On the surface, it sounded like an explanation from someone desperate to reassure his fellow countrymen not to lose hope in the power reform programme of government. But revelation by Andrew Yakubu, group managing director, GMD, Nigerian National Petroleum Corporation, NNPC, recently that pipeline vandalism was the reason behind drop in gas supply, which in turn led to a reduction in power generation and supply of electricity across Nigeria, cast doubts on the power sector reform of the government.
Yakubu had revealed that outright sabotage of some crucial gas pipelines is the reason power generation had reduced drastically in most parts of the country. Saddening as this revelation was, it brought to the fore the unpreparedness of those in authority to really take the bull by the horns in checkmating all processes that seem to be rubbishing the reform in the power sector. In his explanation, Yakubu claimed that over 30 per cent (480 MM sf/d) of the installed gas supply capacity was out, due mainly to vandalism and that the lost gas was equivalent to the gas requirement to generate about 1,600 megawatts, MWs, of electricity. That is enough to send jitters down the spine of Nigerians. In a country with a population hovering about 150 million, and electricity generation standing at between 3,000 to 4,000 MWs, losing 1,600 MWs can only compound the power situation. Little wonder, in the last three months, Nigerians have been groaning under worsening electricity supply.
More worrisome is the fact that gas pipeline vandalism is not a new phenomenon, and yet government seems incapacitated to deal with it. Last year, Chinedu Nebo, minister of power, also declared that the federal government was facing serious challenges towards improving the power sector. Some of the problems he highlighted include under-funding and under-development of the power sector, as well as occasional vandalism of gas pipelines and sabotage of its facilities.
But what he failed to explain was how government hoped to curb the menace. That year, two major gas pipelines supplying gas to the eight power stations were vandalised, leading to reduction in generation of power by 1,598 MWs. The power stations affected included Egbin/AES Thermal Stations, Lagos; Olorunsogo Power Station, Ogun State; Omotosho Power Plant, Ondo State; Geregu Power Station, Kogi; Afam IV and VI power stations, as well as Rivers State Independent Power Station.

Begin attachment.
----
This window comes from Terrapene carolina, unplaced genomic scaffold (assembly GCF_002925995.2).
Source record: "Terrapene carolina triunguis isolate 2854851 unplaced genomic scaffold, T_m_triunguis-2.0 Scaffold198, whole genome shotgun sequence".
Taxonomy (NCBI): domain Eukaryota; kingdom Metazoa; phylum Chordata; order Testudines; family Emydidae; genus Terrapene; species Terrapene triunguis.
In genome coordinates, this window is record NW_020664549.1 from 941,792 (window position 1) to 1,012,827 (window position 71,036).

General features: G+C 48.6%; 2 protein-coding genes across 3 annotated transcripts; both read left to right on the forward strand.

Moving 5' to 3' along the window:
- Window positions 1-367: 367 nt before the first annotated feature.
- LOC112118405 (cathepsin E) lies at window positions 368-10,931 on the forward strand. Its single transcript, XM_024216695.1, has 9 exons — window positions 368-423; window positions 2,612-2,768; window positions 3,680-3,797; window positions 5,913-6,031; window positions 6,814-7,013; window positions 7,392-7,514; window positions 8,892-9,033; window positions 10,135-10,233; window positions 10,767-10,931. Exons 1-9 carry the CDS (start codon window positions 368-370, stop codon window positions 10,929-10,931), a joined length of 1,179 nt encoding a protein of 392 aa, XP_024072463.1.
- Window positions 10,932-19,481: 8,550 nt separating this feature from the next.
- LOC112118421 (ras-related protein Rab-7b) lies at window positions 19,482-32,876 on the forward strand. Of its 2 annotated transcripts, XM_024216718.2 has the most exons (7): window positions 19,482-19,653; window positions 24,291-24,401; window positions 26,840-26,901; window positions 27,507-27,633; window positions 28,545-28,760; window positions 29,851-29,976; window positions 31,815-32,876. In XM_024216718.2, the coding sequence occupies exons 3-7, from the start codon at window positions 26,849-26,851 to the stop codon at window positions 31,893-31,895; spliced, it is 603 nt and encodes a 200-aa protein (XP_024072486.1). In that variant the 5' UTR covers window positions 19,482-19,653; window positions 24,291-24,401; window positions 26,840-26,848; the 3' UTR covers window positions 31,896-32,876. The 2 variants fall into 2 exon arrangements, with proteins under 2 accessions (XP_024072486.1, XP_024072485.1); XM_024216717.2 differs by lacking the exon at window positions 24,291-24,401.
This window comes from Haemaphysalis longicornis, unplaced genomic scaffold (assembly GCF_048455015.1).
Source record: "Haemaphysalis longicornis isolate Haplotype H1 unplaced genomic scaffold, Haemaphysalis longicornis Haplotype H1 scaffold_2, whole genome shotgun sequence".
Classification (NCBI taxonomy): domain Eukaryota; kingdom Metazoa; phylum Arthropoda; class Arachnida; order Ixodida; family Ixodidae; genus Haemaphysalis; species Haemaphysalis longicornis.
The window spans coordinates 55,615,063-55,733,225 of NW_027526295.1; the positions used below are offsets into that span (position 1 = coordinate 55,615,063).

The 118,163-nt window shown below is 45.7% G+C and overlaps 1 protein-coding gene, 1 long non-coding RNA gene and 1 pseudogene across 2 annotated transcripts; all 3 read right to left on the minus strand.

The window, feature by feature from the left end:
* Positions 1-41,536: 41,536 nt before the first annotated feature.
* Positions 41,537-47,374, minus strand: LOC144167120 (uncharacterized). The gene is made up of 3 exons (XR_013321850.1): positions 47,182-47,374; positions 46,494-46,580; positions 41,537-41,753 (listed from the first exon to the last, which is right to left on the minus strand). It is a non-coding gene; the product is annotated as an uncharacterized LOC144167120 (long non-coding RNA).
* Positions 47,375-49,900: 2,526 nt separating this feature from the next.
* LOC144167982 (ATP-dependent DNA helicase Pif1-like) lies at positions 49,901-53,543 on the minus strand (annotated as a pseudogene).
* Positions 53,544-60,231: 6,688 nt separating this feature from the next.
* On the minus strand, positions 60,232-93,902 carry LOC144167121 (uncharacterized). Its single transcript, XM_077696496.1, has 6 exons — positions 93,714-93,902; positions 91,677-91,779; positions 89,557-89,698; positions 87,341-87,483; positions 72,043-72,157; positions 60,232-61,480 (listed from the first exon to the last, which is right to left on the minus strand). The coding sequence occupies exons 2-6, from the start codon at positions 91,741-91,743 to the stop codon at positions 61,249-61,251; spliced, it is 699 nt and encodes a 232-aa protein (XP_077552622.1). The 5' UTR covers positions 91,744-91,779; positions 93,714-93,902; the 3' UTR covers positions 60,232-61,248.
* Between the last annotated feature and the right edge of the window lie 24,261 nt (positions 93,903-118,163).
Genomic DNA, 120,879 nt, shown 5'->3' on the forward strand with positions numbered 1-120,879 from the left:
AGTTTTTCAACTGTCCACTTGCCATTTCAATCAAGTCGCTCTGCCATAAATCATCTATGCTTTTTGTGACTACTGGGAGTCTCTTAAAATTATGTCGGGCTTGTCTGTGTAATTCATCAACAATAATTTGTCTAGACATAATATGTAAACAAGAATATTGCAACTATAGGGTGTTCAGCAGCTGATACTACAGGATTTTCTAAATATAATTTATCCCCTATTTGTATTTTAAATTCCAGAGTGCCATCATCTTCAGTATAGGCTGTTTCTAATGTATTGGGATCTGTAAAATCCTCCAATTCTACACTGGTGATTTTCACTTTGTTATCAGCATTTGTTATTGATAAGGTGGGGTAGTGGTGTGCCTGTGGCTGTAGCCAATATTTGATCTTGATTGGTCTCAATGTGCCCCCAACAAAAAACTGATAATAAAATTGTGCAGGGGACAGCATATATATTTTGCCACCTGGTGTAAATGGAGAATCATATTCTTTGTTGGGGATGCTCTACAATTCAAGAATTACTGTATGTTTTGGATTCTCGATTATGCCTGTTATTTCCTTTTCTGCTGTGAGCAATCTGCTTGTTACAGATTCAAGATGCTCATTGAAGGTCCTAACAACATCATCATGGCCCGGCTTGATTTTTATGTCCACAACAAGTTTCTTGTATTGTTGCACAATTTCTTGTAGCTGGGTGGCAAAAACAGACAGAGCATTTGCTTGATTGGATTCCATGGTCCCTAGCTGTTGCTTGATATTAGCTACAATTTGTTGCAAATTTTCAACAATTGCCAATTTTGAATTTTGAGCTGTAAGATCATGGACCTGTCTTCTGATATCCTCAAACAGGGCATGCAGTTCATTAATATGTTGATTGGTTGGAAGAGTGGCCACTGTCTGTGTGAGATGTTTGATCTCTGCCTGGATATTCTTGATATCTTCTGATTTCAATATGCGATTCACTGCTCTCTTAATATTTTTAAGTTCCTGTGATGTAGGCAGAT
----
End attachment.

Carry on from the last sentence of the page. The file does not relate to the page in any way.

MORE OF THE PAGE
Corroborating the minister’s theory of sabotage of the gas pipelines, Dave Ifabiyi, general manager, public affairs, Transmission Company of Nigeria, TCN, also said that due to the disruption of gas supply to the Nigerian Gas Company, NGC, it is unable to move gas to the aforementioned stations, thereby causing low level generation, which in turn has contributed to an unprecedented rise in the number of total and partial system collapse in recent times.
He has the support of Pekun Adeyanju, AGM, public affairs, Ikeja Distribution Company/New Electricity Distribution Company, NEDC, who claims that the situation in the power sector for a very long time has not been very good. “Our major challenge is the allocation of power. We get about 350 MWs when we are supposed to have over 900 MWs. It beats my imagination at times when customers harass our staff that we don’t give them power. They forget that it is what we get from transmission companies that we distribute. If transmitted power is low compared to what customers need, it will not go round,” explained Adeyanju.
Similarly, Tokunbo Peters, principal manager, (public affairs) Ibadan Electricity Distribution Company, while explaining the reason for poor power supply noted that, “the poor supply being experienced by customers is as a result of poor energy allocation from the TCN. This is predicated on the vandalism of gas pipelines, which transport gas to the thermal power stations spread across the country. This has led to sharp drop in power generation.”
It appears there is no respite in sight because apart from the loss of gas and its inherent effect on power generation, investors who had hitherto bought over the unbundled Power Holding Company of Nigeria, PHCN, are also complaining that they are facing more challenges in running the companies than envisaged. Sam Amadi, chairman, Nigerian Electricity Regulatory Commission, NERC, who appears to be speaking the minds of the investors, had stated that, “the initial challenges in the stabilisation of operations within Nigerian’s privatised electricity market were largely caused by the hostile reception of the new core investors by the market.” By this, he may be referring to the threat from the labour union who had earlier kicked against the privatisation of PHCN. According to Amadi, “The core investors did not have the time to access the operational status of the companies,” stressing that “they came into the scene a little frightened and the mode of entry was acrimonious.”